Power: Power Yoga is a form of Vinyasa and Ashtanga Yoga. There are various styles of Power Yoga. There's 2-3 different teachers that developed their own style of Power Yoga. It's kind of misnomer, as it isn't always about generating Power and Vigorous Strength to practice on the mat. It can be, as there are challenging poses to hold for 5 deep breaths. There is no rapid movement from one pose to another, and there's more time to get connected to your breath and how your body is feeling. It's actually very meditative.Power Yoga doesn't have the same sequence every time. It depends on how the teacher is gauging the room, or how the teacher is feeling. The one constant may be the sun salutations, which is at the beginning of the practice. But, after that, there may be a whole different set of poses that the teacher did not instruct on during the last class. As with any yoga class you have the option to rest in Childs Pose, take a sip of water, and join the rest of the class for the next pose that you feel ready for.

I see it more as an "empowering" yoga, because you are encouraged to think for yourself and to take your practice to whatever length is good for you at the moment. There's also dialogue throughout the entire practice. It mainly focuses on reminding the students to breathe, to get connected to the body and to quiet the mind. They're ways to bring awareness to the practice.

The style of Power Yoga I studied was designed by Bryan Kest. He studied under Pattabhi Jois, incorporated his Ashtanga yoga from the Eastern world and adjusted it to meet the Western world halfway. If you haven't noticed, yoga classes in the Eastern world are a lot more meditative, while yoga classes in the Western world are a lot more fitness-oriented. So, Power Yoga takes both hand in hand.

Iyengar: Designed by B.K.S. Iyengar. Very technical form of yoga. Where the same poses as the other styles are demonstrated, but a lot more time is spent on the alignment, the musculoskeletal alignment, thorough cues for each and every part of your body, and use of props (blocks, straps, bolsters, chairs). There's a huge focus on how the pose looks. Some may not generate a lot of heat due to not incorporating vinyasas. I have taken some classes where we were engaging so many parts of our body that we were building up a sweat. The next thing you know, we are working on headstands and handstands.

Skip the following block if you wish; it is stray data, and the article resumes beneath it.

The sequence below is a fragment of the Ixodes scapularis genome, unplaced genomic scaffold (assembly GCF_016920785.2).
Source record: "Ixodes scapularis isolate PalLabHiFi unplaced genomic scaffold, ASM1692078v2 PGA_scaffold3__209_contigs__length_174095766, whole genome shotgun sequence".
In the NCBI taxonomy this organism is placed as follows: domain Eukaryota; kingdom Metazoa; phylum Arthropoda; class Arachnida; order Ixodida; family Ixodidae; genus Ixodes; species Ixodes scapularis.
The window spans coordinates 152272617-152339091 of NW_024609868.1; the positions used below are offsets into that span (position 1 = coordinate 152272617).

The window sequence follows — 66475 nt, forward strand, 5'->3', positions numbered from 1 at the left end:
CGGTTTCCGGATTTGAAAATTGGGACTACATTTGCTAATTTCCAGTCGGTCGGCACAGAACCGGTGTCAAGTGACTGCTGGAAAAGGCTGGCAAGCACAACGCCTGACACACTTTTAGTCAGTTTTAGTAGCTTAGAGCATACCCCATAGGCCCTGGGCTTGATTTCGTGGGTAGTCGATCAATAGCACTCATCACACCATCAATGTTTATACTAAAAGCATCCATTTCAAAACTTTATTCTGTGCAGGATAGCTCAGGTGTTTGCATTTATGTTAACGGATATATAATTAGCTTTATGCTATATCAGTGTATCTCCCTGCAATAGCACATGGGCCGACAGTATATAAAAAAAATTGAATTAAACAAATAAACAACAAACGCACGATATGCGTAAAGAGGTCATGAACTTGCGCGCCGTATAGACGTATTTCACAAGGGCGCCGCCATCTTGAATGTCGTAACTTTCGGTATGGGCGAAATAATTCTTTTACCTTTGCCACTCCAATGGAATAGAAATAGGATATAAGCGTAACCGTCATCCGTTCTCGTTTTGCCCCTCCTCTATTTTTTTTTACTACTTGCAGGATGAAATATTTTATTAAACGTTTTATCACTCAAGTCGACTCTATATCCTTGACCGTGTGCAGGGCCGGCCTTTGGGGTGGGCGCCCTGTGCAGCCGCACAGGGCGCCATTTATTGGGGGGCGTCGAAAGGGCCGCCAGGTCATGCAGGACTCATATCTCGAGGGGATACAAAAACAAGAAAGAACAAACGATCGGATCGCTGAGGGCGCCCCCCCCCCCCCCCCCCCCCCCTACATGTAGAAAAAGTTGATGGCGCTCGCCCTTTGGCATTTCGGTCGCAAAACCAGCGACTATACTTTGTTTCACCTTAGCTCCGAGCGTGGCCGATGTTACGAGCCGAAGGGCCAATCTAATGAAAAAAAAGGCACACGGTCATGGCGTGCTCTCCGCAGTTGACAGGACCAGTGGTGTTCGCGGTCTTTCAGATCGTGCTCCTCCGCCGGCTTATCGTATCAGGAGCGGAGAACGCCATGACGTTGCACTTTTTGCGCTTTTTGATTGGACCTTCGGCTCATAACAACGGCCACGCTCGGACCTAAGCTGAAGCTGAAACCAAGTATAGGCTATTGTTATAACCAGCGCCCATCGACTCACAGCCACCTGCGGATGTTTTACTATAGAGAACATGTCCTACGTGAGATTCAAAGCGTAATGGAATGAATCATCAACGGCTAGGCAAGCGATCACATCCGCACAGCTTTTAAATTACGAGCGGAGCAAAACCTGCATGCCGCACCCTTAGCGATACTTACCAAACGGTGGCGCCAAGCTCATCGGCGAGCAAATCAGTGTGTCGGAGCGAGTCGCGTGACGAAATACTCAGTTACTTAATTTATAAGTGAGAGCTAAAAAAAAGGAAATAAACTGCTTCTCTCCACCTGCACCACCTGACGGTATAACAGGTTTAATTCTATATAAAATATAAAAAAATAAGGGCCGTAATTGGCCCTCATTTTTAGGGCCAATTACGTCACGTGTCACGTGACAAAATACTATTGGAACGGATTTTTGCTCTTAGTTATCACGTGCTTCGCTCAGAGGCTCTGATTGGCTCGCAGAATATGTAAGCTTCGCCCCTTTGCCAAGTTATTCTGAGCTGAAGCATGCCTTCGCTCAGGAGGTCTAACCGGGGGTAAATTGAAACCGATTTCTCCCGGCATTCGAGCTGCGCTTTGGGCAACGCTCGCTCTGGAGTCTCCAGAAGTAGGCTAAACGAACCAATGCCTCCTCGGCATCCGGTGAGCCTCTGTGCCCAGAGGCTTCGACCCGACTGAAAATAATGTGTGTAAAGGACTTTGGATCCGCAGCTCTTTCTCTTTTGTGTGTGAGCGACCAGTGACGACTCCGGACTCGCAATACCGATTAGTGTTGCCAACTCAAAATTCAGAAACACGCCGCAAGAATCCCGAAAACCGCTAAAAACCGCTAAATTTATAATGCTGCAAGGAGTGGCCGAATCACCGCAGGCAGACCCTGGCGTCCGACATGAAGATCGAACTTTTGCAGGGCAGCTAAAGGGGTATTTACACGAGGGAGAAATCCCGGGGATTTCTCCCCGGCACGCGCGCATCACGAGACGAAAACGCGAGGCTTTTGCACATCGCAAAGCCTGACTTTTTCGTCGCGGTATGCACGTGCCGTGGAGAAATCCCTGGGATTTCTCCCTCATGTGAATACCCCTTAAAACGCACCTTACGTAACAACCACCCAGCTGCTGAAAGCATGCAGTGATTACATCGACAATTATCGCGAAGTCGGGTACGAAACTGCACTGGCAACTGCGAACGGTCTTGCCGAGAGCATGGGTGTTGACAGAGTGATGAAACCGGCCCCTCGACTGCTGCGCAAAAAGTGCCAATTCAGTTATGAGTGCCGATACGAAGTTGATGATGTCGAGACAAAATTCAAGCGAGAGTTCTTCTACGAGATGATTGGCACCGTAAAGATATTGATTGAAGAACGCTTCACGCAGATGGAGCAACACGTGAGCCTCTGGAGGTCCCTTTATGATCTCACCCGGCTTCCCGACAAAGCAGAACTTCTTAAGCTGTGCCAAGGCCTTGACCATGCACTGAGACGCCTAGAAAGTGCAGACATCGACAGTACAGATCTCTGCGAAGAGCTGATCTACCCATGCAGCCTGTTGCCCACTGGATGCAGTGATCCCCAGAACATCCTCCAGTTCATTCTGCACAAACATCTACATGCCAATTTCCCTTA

Kundalini: Really focused on breathing exercises with chanting, mantras. Belief is that you have this energy coiled up at the base of your spine. It's like a coiled up serpent. So your kundalini practice would unleash all these pent up areas of energy from your body.

Yin: Sometimes referred to as "yin", "restorative" or "yin/restorative". They kind of overlap. With Yin Yoga, you're kind of relaxing in a pose, but you are actively stretching for at least 5 minutes. You're asked to find your "next edge" which is a point of discomfort but to deepen your pose and getting your body used to the pose. Improves circulation, flexibility, fascia, tendons.

Restorative: You're propped up by all these bolsters to ease any effort on your behalf to be in the pose. For example, I led a Yoga Nidra class. I started my student off with a supported Fish pose. The bolster is under his back to lift his chest, with another bolster under his knees. His head is resting on a blanket on top of a block. There's no trying to find an edge. He's just simply relaxing with no effort.

SoooOooOooo...I mentioned a LOT of styles of yoga!

One tip on how to choose which one to try:

-Call into the studio and ask the staff to describe how the class goes. How long are you in a pose? Is it 5 breaths? or 10? Is it gentle, or is it sweat-inducing? Is there meditation, spirituality, or any "dharma" talks? The more you ask, the more you can be prepared on what to expect.

Check out YouTube for demonstrations of this.

If you have injuries? Take restorative or a Hatha class. Get your bearings on how a yoga class flows. You'll have enough time to gauge if a certain pose feels good or not. If you choose to take any of the other yoga classes (Power, Ashtanga, Vinyasa, Iyengar)...if something doesn't feel good... that's where your brain and heart come in. Use your common sense. Rest in Childs pose, take a sip of water, then join the class on the next pose. Restorative is good for relaxation of muscles and connective tissue as you recover from your injury.

See if the teacher is understanding and knowledgeable about modifications or alternative poses you can do to ease the weight off of the injured body part. More on how to assess a Teacher in another post!!

Was this blog helpful? Let me know in the comments below!!

Love,

Julie (Your Local Rogue Yogi)

Mural by Victor Reyes, his work is all over SF. Def check him out here!